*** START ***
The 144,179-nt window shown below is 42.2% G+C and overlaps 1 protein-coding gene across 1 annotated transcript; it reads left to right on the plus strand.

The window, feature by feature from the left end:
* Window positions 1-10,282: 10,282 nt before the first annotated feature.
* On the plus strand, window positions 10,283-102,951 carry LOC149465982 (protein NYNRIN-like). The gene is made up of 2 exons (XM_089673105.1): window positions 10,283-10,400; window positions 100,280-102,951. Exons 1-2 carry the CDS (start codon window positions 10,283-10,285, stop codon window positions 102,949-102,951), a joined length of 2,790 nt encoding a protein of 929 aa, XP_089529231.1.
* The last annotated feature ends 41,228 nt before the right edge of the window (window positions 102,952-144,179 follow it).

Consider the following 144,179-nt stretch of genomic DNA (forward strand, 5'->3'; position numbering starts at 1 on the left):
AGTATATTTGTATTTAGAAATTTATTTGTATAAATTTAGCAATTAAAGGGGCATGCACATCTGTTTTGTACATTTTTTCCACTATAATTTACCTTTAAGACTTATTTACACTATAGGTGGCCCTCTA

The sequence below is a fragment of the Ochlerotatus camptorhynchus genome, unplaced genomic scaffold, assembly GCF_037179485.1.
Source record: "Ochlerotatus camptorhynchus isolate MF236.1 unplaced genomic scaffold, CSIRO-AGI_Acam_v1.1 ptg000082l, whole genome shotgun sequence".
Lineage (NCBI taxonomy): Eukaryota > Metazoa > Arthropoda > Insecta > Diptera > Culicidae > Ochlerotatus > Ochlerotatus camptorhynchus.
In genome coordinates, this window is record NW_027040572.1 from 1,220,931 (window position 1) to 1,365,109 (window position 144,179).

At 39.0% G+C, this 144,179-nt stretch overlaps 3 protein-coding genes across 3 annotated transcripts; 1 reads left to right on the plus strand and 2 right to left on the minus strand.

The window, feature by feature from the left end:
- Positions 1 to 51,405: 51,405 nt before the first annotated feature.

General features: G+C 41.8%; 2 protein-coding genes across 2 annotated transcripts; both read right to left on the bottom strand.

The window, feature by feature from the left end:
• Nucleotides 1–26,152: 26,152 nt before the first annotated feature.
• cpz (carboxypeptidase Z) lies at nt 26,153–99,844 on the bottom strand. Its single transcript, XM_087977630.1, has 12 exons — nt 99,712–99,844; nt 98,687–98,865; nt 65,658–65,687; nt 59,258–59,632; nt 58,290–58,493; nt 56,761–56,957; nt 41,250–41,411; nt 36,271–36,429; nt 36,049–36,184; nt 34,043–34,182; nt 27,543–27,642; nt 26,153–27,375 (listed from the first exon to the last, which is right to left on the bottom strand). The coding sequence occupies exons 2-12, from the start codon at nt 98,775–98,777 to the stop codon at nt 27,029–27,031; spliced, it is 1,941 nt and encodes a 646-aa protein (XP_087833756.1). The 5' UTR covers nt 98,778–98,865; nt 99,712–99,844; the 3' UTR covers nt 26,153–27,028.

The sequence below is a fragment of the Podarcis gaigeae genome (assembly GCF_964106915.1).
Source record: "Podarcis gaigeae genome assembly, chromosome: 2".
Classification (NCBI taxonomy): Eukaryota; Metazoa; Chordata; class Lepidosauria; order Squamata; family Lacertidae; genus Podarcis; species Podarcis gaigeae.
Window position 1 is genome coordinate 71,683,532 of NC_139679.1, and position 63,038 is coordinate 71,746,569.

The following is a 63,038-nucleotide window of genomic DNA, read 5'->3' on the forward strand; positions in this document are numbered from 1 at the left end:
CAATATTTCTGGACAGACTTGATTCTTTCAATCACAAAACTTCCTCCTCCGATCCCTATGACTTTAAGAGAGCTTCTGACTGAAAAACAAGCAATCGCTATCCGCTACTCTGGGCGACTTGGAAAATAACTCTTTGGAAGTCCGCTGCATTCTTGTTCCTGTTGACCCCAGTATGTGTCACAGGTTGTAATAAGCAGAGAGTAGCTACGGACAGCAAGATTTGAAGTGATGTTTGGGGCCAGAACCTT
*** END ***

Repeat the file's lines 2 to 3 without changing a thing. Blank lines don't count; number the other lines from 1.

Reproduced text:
The window, feature by feature from the left end:
* Window positions 1-10,282: 10,282 nt before the first annotated feature.